Politicians need to be careful about invoking large principles to get themselves out of political jams. The principle they thump the tub with today might be the one they want to run from tomorrow. In for a little, in for a lot as the old saying goes.
Ideologues are especially prone to this temptation, since they fancy that every thought in their noggins and every utterance from their lips comes from on high. The invasion of Iraq has been a case in point, in particular the current mess regarding Karl Rove and his Tricky Dickery. The Right has tried to extricate itself by, among other things, harkening to high principles of national security and prudence. In the process they have backed themselves into agreement with advocates of action on global warming and other environmental threats. They just don’t seem to realize it yet.
Consider a column that appeared in the Boston Globe this week, by Jeff Jacoby, the Globe’s resident Right Winger. Jacoby is not someone who surprises. He’s a reliable party liner, and so the column can be read as indicative of the message that is bouncing around the Rightward echo chamber.. Under the title “Failures of Intelligence”, Jacoby tries to cast the administration’s dissembling as a heroic willingness to act in the face of uncertainty
Here’s what he says:
“So what kind of culture do we want intelligence agencies to foster among their operatives and analysts: one that tends to be overly focused on possible threats, or one that is more likely to downplay them? In general, would we rather take action to eliminate a danger that turns out to have been overstated — or take no action, and then be stunned when the enemy strikes.”
Jacoby left out the option that is most to the point: do we want intelligence agencies that fudge and hype to justify policies that their political bosses have decided upon for other reasons? But leave that aside. Focus on what Jacoby has said. It is almost exactly what Greenpeace et. al. say to urge action on global warming, industrial toxics in our kids’ bodies, and the like. (The intelligence on those fronts is a lot more solid than was the case that Saddam Hussein posed an imminent threat, but leave that aside too.)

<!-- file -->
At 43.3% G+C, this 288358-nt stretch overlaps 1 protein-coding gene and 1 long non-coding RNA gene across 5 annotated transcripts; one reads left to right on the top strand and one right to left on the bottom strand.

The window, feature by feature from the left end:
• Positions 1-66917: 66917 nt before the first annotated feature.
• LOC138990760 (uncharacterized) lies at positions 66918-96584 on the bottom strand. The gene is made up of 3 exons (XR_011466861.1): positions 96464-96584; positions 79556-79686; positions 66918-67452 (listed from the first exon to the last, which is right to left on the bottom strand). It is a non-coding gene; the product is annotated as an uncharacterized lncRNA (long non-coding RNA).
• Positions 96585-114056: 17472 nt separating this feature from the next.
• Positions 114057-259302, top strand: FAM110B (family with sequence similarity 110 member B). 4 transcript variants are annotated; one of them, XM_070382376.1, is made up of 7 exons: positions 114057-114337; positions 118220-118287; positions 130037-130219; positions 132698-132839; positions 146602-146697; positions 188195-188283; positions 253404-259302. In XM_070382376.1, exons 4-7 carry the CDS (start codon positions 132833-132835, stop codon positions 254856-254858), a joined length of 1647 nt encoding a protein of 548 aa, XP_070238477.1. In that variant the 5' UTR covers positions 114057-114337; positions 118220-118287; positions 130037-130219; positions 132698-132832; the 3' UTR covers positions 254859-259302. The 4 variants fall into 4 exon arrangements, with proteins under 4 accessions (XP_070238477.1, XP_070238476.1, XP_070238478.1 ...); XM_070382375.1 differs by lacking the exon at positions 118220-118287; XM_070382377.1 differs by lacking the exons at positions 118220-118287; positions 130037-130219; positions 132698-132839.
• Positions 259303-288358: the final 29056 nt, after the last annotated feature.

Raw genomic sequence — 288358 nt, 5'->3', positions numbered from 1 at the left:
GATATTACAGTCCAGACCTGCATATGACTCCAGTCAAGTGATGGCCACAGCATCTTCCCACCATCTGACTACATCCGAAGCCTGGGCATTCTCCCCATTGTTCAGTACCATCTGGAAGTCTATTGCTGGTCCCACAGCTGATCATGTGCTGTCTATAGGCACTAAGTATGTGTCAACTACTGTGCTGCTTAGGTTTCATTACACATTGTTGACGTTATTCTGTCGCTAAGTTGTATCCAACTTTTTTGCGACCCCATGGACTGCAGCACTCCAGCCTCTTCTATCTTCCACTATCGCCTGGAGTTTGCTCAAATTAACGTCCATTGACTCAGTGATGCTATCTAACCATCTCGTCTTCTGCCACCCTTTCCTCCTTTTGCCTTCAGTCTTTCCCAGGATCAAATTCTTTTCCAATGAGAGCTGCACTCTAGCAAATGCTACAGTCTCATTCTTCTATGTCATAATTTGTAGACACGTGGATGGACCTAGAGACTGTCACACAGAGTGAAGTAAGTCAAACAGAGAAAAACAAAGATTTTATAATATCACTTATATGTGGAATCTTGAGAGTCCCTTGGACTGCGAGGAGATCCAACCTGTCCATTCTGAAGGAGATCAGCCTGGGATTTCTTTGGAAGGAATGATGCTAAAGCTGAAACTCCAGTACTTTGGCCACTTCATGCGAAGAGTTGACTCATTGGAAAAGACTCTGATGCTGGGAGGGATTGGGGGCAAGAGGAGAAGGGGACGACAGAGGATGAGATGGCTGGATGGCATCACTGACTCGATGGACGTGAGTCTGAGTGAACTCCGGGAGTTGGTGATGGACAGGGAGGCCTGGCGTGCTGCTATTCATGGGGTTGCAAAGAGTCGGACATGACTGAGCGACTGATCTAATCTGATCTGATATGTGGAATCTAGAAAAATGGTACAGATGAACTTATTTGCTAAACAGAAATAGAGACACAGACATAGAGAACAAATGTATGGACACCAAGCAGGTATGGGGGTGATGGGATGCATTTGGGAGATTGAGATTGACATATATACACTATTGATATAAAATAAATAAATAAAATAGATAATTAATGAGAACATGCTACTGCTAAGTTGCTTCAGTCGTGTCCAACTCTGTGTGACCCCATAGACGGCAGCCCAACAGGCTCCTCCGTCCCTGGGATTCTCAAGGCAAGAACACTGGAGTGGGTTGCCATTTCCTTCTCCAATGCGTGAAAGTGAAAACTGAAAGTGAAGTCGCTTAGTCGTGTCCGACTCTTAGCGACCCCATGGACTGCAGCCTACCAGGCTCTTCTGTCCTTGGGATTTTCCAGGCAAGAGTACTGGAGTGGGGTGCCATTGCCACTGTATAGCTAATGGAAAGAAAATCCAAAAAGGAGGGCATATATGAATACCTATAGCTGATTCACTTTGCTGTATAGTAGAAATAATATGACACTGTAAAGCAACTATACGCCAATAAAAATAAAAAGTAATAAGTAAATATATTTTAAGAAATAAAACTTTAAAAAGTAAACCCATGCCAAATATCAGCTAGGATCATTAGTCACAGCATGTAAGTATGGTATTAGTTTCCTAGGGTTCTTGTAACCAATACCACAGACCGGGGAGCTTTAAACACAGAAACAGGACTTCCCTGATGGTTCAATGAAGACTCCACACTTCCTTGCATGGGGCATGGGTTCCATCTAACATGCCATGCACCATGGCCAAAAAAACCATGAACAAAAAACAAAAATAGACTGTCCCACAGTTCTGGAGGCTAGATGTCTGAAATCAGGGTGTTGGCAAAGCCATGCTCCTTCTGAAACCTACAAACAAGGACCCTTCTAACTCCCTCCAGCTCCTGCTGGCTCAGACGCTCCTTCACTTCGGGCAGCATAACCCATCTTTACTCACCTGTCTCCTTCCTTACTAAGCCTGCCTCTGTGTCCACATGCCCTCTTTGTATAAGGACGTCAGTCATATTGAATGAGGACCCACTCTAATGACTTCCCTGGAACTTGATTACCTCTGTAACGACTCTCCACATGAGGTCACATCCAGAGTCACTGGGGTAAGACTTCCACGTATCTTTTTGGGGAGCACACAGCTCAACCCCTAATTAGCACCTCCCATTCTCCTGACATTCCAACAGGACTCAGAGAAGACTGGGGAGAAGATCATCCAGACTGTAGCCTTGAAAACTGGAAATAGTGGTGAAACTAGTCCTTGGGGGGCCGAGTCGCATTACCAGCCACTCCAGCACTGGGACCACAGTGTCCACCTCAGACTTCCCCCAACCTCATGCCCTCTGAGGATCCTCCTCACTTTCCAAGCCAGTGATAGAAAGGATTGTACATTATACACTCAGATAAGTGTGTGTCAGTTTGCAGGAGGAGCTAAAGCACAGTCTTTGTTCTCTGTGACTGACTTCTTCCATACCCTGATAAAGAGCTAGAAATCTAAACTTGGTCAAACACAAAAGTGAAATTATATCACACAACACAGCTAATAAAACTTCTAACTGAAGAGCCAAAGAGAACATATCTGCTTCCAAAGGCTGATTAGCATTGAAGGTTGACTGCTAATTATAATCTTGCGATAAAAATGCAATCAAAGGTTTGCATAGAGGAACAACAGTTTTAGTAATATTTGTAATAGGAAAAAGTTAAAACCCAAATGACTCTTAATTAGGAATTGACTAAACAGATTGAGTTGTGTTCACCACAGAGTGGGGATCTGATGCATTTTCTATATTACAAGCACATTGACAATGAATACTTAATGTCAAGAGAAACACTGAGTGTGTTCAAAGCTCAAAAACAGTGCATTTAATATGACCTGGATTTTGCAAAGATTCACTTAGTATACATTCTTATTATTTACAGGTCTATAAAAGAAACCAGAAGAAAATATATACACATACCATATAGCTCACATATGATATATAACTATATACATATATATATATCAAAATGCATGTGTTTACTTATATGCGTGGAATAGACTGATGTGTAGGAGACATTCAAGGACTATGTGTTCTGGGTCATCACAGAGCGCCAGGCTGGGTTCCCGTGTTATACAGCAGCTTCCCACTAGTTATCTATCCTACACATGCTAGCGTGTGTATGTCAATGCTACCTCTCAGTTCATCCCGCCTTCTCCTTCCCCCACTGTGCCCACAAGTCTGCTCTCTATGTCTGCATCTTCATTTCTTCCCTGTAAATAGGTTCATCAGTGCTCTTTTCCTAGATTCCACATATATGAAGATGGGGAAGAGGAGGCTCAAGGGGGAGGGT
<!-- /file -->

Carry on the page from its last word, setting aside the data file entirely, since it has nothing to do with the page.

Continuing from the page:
This outlook has been called the “Precautionary Principle.” It has spawned a great deal of theorizing and elaboration, but it boils down to common sense. Better to be safe than sorry. A stitch in time saves nine. We may not be exactly sure what the gunk we are pouring into the atmosphere is doing. But we know it can’t be good. So let’s roll up our sleeves and get to work.
In the past the Right has dismissed the Precautionary Principle as sissy talk. Real men take risks. Real men aren’t afraid. Alternatively, they spread fear at the economic ruination that will result if we take climate change seriously — which is to say, if we take life seriously. The more likely result is ruination from not taking the befouling of the habitat seriously. The Wall Street Journal yesterday ran a story on how China could be poised to “leapfrog” the petroleum age and move right into better fuels. If that turns out to be even partly true, whose auto industry is likely to be more prepared for the decades ahead?
Now people who make that argument have a new source or corroborating quotes: Right Wing columnists, and even the President himself. Compare the following statements.
“Where there are threats of serious or irreversible damage, lack of full scientific certainty shall not be used as a reason for postponing cost-effective measures to prevent environmental degradation.”
“Facing clear evidence of peril, we cannot wait for the final proof — the smoking gun — that could come in the form of a mushroom cloud. To wait for certainty is to wait for disaster.”
The first is from the 1992 Rio declaration on Environment and Development. The second is from U.S President George Walker Bush. They are addressing different issues to be sure. But they are addressing them from a standpoint that is practically identical. Looks like we all believe in the Precautionary Principle now.